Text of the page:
Sitting still, especially for an extended period of time, is a big ask for a little tyke! They are new to movement and sensing the world, so it makes sense that they would want to be on the move exploring. That said, concerns about sitting still can arise when the constant need to move gets in the way of living day-to-day life. There are multiple potential reasons why your child may have trouble with this. The good news is that you can do quite a bit to help out.
The Power of Basic Needs
Let’s get down to the basics! Sometimes the trick to getting your child to sit still is as simple as making sure their basic needs are met. Ensuring they get enough sleep and eat enough healthy foods can turn the tide for the better. Even adults who don’t have basic needs met may have trouble with sitting still. Hunger and fatigue can be awfully distracting! Another basic need that you don’t want to overlook is movement. Does your child have enough time to move during the day? Weak muscles can cause poor posture, which makes your child more likely to twist and turn while sitting. Plus, there needs to be time each day to burn off some energy. Take a look at your daily routine as well. A schedule that is too busy or not busy enough is problematic. A balanced life is good for everyone, so be sure to experiment to see what works best.
Other Factors at Play
If you know that basic needs are met, there may be more complex factors at play such as underlying conditions. ADHD (Attention Deficit Hyperactivity Disorder) is a possible culprit, which often comes with symptoms like impulsivity, lacking focus, and the inability to sit still. Another condition that can cause your child to move excessively is Sensory Processing Disorder (SPD). This condition can affect any of your senses, including touch, vestibular sense (sense of balance), or proprioception sense (body awareness sense). Your child may be seeking stimulation to fulfill a sensory need that has been left unsatisfied. Additionally, kids that have trouble self-regulating or who struggle with mental health like anxiety are at a higher risk for moving the body at inopportune times. A body that isn’t at rest or that doesn’t have needs met, will often let you know through movement, either wanted or unwanted.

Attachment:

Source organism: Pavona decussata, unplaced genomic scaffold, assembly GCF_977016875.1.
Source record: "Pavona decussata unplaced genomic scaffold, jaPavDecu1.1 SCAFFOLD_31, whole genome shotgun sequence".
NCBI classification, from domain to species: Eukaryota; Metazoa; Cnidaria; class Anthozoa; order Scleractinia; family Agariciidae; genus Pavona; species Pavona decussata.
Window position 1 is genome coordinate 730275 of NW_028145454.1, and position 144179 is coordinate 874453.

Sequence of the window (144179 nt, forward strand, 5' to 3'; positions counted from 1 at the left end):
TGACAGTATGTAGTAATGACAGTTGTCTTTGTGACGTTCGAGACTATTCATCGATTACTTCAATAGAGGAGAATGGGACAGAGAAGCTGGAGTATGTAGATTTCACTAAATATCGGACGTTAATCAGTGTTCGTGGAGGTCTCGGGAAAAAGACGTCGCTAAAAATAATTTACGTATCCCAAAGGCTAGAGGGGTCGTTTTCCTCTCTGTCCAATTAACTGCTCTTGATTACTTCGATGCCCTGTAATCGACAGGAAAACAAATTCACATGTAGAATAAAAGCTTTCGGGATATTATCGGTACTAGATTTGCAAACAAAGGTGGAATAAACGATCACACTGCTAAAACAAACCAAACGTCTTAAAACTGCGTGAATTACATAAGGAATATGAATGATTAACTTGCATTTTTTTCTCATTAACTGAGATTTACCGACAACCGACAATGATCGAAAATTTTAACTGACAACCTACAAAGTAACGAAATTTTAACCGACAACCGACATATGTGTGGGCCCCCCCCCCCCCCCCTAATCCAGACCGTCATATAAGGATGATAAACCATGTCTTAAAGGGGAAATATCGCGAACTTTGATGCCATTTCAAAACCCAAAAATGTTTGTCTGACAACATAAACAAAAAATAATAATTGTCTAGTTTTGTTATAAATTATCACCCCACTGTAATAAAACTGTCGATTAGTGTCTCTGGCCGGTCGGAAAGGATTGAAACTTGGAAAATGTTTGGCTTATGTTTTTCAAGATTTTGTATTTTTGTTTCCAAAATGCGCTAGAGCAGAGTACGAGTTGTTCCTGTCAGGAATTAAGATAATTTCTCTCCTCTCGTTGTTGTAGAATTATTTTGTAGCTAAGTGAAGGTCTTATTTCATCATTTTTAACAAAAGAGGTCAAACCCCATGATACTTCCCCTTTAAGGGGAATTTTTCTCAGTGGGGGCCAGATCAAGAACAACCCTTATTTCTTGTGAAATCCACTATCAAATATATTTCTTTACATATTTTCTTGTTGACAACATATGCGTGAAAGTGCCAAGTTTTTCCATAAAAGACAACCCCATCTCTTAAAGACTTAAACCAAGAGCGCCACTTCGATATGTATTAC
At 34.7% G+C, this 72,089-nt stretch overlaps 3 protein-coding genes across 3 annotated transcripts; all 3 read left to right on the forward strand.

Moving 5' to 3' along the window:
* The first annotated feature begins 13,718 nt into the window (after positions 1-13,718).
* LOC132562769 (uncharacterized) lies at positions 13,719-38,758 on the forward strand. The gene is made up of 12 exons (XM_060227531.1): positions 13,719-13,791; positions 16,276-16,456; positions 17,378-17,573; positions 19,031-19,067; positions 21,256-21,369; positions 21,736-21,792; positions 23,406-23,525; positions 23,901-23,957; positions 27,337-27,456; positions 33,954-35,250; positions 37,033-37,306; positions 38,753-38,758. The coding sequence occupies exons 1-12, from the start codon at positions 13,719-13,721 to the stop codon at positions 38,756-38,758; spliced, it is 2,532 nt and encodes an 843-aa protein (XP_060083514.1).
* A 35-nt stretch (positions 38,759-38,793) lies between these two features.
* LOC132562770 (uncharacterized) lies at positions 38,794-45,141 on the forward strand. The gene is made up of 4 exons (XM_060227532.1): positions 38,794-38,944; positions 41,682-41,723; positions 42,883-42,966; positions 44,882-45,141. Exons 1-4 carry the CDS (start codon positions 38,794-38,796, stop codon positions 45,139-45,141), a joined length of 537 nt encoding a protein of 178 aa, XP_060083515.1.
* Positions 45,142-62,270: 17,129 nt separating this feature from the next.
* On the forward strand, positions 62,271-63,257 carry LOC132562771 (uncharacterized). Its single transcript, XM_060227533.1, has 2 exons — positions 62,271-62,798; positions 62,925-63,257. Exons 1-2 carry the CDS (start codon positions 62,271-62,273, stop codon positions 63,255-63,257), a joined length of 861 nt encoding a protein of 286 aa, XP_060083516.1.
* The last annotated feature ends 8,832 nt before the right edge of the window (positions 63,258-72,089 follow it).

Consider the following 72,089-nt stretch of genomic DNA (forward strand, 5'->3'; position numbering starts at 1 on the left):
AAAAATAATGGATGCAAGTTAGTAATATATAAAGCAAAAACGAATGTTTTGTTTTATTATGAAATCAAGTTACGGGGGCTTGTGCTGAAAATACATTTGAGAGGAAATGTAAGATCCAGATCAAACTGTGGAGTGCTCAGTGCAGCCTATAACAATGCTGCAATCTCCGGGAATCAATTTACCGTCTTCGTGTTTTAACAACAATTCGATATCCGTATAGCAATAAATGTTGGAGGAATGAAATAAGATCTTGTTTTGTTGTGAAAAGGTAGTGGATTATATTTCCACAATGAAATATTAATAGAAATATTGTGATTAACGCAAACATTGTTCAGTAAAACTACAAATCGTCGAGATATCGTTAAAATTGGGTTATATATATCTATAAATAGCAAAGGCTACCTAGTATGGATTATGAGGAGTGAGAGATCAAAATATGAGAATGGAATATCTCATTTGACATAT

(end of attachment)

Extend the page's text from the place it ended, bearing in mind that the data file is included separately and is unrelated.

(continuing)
The Art of Sitting Still
Sometimes it seems like sitting still is an art form. Keep in mind that kids at younger ages will have a harder time staying still than older children. Our bodies were designed to move after all, and kids are eager to experiment and explore. An inability to sit still becomes a problem when it interferes with daily life, your child’s ability to build relationships, or when parents feel stretched to their limit with their kiddo’s constant movement. Something easy to try at home is to take movement breaks between tasks. If your child struggles to complete homework at home, for example, breaking tasks up into smaller steps and allowing more time for movement can help. You can also give sensory activities or heavy work activities a try at home. Heavy work activities appeal to the proprioceptive sense and create resistance such as with pushing, pulling, or lifting. For other ideas, you can take a look at our blog all about increasing focus here.
Introducing Occupational Therapy to the Table
There are times when your child’s inability to sit still gets to be too much such as if they can’t sit still in class or complete chores or homework tasks. There’s a time and place for everything, and sometimes it is time to sit still even if just for a bit. Pediatric occupational therapy will help your child build the skills they need to be successful across a variety of situations. Plus, an occupational therapist can give families the tools that they need to see big improvements over time. Never be afraid to ask for help. Giving your child assistance now will help them (and you) in the long run.
Our occupational therapists are up for any task and are on the move to help one kiddo at a time. There’s no time to sit still right now! Reach out today if we can help!